Lesson 1: Soil

Day 2

Activity 3: Which Soils Hold Water?

Materials: Dirt by Steve Tomecek, clay soil (kit), measuring cup, measuring spoons, paper towel, potting soil (kit), sand (kit), science journal, scissors, sharp pencil, Styrofoam cup (kit)
First, ask your child to reread the book, Dirt.

Tell your child that he is going to experiment with which soil type holds the most water: clay soil, sand, or potting soil. Ask your child to record in his science journal his hypothesis about which one will hold the most water. Then let him record the amount of water that comes from the cup after pouring water over each type of soil. He can record the soil and the amount of water as seen below in his journal.
  • Sand _________tsp/cup of water
  • Potting Soil _______tsp/cup water
  • Clay soil ________ tsp/cup water
Walk him through the experiment as described.
  1. Let your child use a sharp pencil to punch three small holes in the bottom of a Styrofoam cup.
  2. Tell him to trace the bottom of the cup on a paper towel, cut out the circle from the paper towel, and put the circle in the bottom of the cup.
  3. Tell him to put 1/2 cup of sand in the cup and pour 1/2 cup of water over the sand. Let him use a bowl or measuring cup to catch the water that is filtered out of the bottom of the cup.
  4. Ask him to measure the water (using measuring spoons or cups depending on the amount of water that dripped out) once it stops dripping.
  5. He can repeat a second time with potting soil and a third time with clay soil.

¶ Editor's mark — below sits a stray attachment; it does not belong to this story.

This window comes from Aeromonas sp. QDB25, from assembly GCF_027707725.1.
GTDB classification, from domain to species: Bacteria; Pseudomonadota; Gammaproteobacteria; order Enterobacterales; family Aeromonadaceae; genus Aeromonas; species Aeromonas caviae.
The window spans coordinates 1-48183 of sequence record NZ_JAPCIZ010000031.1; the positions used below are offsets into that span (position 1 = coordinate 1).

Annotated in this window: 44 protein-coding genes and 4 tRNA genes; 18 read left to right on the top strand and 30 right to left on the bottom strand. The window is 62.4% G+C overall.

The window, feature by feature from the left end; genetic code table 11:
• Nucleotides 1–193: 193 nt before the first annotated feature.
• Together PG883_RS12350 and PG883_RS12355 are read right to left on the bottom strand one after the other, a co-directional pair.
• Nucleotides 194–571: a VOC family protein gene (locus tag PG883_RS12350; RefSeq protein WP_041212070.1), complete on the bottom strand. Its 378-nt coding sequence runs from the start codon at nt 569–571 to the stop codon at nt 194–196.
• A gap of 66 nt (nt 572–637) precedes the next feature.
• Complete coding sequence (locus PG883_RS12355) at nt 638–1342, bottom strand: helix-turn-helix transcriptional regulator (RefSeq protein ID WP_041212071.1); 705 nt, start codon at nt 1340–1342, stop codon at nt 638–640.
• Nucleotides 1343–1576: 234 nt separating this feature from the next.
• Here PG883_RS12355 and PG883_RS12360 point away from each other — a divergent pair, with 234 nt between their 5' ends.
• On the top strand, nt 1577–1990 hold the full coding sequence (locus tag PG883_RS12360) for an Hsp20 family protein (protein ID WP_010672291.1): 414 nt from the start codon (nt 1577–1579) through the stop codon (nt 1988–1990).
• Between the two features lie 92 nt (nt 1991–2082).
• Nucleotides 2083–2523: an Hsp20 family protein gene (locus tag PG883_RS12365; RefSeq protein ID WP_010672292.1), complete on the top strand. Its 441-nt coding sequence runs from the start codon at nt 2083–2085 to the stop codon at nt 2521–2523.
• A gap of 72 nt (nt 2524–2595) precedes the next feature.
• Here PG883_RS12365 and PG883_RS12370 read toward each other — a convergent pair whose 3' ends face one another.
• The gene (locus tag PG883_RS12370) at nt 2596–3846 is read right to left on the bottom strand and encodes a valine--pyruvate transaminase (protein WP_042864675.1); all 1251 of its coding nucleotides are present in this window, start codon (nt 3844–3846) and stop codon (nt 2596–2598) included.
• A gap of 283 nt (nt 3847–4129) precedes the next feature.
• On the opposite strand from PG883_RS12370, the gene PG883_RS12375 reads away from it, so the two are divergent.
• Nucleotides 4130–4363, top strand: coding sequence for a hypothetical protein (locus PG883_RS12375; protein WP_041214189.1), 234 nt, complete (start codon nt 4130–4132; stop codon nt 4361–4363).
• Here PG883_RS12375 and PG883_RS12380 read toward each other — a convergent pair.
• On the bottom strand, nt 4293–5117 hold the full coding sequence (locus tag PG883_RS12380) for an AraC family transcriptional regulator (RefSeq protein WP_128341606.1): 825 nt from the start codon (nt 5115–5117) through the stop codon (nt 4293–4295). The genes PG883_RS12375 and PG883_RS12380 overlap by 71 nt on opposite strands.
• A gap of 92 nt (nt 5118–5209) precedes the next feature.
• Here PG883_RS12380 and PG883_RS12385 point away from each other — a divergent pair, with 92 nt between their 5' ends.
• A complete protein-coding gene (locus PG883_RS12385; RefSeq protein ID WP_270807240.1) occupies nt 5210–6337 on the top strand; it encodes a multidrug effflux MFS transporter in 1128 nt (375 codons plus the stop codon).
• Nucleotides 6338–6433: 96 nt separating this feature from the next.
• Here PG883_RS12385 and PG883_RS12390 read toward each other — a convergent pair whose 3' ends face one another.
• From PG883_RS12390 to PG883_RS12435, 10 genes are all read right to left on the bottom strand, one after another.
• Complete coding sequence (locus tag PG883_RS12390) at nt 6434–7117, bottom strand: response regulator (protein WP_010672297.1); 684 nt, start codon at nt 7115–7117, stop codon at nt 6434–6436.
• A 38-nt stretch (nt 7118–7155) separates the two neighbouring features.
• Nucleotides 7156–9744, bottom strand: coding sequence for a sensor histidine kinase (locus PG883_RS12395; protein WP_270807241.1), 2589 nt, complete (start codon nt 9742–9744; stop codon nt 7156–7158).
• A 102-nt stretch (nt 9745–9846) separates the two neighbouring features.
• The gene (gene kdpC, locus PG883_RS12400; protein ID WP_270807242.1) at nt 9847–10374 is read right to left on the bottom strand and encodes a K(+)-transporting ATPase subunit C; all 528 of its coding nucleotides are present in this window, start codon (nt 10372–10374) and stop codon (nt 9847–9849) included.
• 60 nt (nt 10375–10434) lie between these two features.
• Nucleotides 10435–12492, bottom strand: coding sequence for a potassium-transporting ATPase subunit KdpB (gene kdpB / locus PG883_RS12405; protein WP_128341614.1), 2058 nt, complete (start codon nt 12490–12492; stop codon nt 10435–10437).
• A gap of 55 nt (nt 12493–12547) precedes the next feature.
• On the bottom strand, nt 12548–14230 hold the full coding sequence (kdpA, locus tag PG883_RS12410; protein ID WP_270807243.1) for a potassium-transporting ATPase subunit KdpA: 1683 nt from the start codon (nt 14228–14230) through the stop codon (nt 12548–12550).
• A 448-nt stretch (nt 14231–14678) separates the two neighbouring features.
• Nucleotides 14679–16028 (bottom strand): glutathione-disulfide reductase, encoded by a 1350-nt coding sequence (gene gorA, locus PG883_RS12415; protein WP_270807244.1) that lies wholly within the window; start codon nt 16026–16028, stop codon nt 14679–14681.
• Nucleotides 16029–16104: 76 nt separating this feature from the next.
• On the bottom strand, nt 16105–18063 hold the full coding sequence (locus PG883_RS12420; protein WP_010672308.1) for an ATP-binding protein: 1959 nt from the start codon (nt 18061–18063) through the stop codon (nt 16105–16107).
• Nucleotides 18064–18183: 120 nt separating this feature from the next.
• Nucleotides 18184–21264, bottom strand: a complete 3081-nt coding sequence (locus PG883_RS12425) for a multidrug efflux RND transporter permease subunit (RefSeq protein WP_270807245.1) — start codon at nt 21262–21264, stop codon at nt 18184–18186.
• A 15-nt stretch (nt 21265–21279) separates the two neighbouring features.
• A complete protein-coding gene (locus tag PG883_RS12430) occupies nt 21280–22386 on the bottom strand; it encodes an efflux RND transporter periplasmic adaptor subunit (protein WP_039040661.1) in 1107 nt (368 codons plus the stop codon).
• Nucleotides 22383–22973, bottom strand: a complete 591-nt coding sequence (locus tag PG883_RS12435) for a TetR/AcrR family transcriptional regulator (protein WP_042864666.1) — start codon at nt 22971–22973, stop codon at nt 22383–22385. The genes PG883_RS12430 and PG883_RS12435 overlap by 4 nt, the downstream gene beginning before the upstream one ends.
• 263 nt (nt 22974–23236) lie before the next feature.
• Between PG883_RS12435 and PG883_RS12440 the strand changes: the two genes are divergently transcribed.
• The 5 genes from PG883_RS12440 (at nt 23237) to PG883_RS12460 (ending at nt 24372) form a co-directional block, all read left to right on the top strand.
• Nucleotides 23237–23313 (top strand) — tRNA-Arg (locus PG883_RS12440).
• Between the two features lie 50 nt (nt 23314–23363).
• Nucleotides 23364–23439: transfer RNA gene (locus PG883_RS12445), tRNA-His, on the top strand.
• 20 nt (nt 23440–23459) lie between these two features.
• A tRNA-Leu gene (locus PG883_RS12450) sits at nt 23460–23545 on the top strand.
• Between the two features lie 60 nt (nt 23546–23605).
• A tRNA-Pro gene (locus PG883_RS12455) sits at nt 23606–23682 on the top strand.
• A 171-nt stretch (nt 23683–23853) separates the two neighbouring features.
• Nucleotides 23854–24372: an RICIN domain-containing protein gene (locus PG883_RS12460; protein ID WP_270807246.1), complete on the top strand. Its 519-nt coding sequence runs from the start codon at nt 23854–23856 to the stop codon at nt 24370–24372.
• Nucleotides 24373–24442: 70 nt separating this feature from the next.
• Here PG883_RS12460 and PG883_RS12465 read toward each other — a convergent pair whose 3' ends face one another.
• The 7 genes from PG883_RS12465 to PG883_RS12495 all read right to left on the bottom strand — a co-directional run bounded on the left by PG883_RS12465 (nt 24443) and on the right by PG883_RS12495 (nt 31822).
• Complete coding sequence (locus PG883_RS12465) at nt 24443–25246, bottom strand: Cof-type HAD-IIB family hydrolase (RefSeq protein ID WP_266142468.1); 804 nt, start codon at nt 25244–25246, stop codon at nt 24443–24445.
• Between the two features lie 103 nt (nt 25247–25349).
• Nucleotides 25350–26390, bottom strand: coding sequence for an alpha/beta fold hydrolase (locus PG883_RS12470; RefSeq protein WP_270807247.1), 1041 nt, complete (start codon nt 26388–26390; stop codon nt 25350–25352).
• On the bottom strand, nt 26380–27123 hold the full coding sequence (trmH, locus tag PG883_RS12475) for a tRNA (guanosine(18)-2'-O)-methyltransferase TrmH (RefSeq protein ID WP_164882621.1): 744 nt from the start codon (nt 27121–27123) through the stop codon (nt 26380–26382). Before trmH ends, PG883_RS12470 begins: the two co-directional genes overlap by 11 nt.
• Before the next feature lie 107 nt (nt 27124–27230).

6. Ask him to record the conclusion of his experiment in his journal. Be sure that he records the units that he used to measure the water (for example, "Sand: 1/4 c." or "Potting Soil: 2 1/2 tsp.").
Ask your child the following questions once he has completed the experiment:
  • Which soil held the most water? (Remind your child that the one that holds the most water will leave the least water in the cup.)
  • Which soil held the least water?
  • Why did some soils hold more water than others?
  • How do plants affect the absorption of water on topsoil?

Activity 4: What's in the Soil?

Materials: Dirt by Steve Tomecek, colored pencils or markers
Ask your child to reread pages 14-17 in Dirt. In the picture on the "What's in the Soil?" page, your child can draw examples of organisms that live beneath the soil. Beneath the picture, he can write a paragraph that describes the importance of living things in the soil.
Student Activity Page

Activity 5: Life in a Bottle

Materials: Dirt by Steve Tomecek, 2-liter soda bottle, 6-inch square of thin cloth (kit), dirt, grass seed (kit), large rubber band (kit), spray bottle with water (kit)
Follow the directions on pages 30-31 of Dirt and encourage your child to create the soil ecosystem.

Activity 6: We Need Soil

Materials: colored pencils or markers, Science journal
Ask your child to list and illustrate in his journal three reasons that soil is important to people. Then let your child walk through the house and identify things that indirectly or directly came from the soil, such as wood furniture, fruits, vegetables, spices, and cotton clothing.

Ask your child to list three ways that people are dependent on soil (plants provide oxygen, plants that we eat grow in the soil and provide us with nutrients, trees grow in soil and provide us with wood).